The most revealing part of Jason’s responses was how biased they were. Not in a bad way, but in a focused way. He works for Public Works. Hence, his responses are about public works: the quality of city water and the aging infrastructure for managing it.
Getting to the urban park required major map work, merges, stoplights, and quick turns. People were everywhere, jogging, biking, walking, and sailing. Not one person was swimming, even on a nice July day
While waiting for Jeff Jones, the producer, I noticed that the edge of Lake Calhoun had been tractor raked of what looked like milfoil.
Edge of Lake Calhoun in Minneapolis, Minnesota, cleared of aquatic macrophytes (milfoil ?) with a tractor-drawn rake.
Milfoil is an amazing plant. And a scary one too; an invader from another world.
Generally speaking, invasive plants, both on land and in the water, are the Dunkin Donuts of the plant world. There’s nothing toxic about them. Botanically, they’re fascinating. Many are beautiful, especially purple loosestrife, which is so pretty it was sold as a garden perennial. What makes invasive plants a problem is that they simply does a better job than most native plants in doing what a plant is supposed to do: getting nutrient, sunlight, and habitat space. In the human world, Dunkin Donuts gets most of the donut money, the most strategic spaces at the mall, and a steady stream of customers in search of the holy trinity of junk food: white flour, sucrose, and oil. Our bodies crave the trinity. Then it kills us slowly with obesity-related illnesses.
What makes floating aquatic plants like milfoil especially troublesome is that, during windstorms, they wash up on shore in great heaps where they block access and slowly rot to produce those fishy, sulfurous smells. That’s why the tractor-driven rake came by.
At 11:00 sharp the producer for Minnesota Public Radio, Jeff Jones, and the host Tom Crann, showed up for an interview for All Things Considered. It was broadcast on Friday, July 10 at 4:50 PM Central Time, and is still online, using the link to on Minnesota Public Radio .
The Twin Cities exist because of the Mississippi River. Heading north, it get smaller and smaller until its source at Itasca Lake. We began to track this downsizing, beginning in Anoka.
Mississippi River near Akoka, Minnesota.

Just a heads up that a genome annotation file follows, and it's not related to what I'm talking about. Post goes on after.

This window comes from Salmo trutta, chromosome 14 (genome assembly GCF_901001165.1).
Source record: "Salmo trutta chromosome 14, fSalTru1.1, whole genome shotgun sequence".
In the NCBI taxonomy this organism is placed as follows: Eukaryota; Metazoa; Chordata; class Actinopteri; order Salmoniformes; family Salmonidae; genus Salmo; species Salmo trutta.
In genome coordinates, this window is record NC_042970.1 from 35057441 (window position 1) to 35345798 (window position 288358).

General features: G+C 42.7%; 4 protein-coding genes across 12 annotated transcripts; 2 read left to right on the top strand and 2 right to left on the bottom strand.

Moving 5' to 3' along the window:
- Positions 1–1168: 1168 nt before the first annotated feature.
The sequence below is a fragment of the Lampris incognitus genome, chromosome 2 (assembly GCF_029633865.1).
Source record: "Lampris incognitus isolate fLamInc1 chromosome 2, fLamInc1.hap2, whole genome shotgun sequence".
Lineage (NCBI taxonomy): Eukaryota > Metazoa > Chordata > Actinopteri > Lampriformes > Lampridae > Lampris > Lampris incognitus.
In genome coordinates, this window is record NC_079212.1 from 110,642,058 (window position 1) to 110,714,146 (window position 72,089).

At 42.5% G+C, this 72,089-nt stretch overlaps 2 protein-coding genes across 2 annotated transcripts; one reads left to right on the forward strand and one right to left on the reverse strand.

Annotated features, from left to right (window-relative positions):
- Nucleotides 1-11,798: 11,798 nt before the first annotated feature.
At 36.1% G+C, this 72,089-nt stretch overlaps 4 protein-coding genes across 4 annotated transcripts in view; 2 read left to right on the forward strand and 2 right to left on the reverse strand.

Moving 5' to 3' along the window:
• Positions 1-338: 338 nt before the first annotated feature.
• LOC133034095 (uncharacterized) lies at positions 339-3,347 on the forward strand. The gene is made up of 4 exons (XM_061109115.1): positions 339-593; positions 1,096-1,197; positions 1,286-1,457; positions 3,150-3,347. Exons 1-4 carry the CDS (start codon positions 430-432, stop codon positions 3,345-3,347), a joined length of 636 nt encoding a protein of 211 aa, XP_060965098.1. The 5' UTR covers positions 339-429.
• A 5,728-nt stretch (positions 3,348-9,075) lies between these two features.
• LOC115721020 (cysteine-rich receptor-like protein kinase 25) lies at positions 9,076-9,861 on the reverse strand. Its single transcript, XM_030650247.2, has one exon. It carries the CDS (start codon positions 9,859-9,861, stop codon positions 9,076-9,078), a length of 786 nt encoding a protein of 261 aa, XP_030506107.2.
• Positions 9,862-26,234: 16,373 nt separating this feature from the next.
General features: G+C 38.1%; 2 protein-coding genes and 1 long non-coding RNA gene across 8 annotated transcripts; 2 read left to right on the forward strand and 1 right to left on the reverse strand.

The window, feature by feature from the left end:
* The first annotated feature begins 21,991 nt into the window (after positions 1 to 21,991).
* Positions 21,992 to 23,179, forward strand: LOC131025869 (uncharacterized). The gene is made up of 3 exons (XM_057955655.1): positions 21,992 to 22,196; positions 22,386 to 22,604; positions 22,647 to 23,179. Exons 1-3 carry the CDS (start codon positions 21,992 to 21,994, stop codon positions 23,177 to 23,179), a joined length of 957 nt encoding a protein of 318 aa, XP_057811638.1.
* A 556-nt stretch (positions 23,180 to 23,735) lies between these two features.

There, invasive species were an issue for the river, as well as isolated lakes.
Warning signs about invasive species at the Mississippi River in Anoka, Minnesota.
Further north, the City of Ramsey, Minnesota is new, or at least the vast majority of its domiciles are. I use the word domicile because I’m never sure what to call these structures flanking both sides of Route 47 heading toward Mille Lacs. What should I call them? Apartments? Townhouses? Condos? The look less like Levittown houses and more like the hives of oversized bees.
Ramsey, my blogging partner informed me, feels like the true edge of the Twin Cities metropolitan area. Here, where old meets new, is when she begins to feel comfortable again. In this case, “old” refers to the typical rural countryside reflective of land use patterns of the first half of the 20th century, before suburbs were king. “New” refers to the outward-spreading edge of a 21st century bedroom communities.
Indeed, the metabolic needs of humans haven’t changed. We’re still nearly three-fourths water by weight. Without water, we are metabolically dead. Hence, I’m sure water towers will be with us forever. The nearby town of St. Francis provided an easy chance to photograph one of these new towers.
Water tower in St. Francis, Minnesota
I caught the Fed Ex truck speeding by on purpose to capture the urgency of modern life. I contrast it with the old fashioned style below, which is the most common I've seen.
Water tower for Isle, Minnesota.
We pulled into Father Hennepin State Park to photograph the largest lake in Eastern Minnesota.
Father Hennepin State Park, Isle, Minnesota.
This early explorer was the first to describe St. Anthony Falls, in present-day Minneapolis, Minnesota. This is the largest waterfall west of Niagara Falls, which Father Hennepin was also the first European to describe.Nancy, the attendant at the gate, enjoyed fresh water for its swimming. She couldn’t think of a concern.
Mille Lacs is the name of a single large lake, but the translation from French means “thousand lakes.” This, we learned from the brass plaque on the boulder monument in Garrison. This is a remnant of a large ice-front lake, meaning it is fairly shallow and therefore very fertile in fish. I believe it is the most important destination lake for the Twin Cities Metro area.
Mille Lacs, looking North from Father Hennepin State Park, Isle, Minnesota.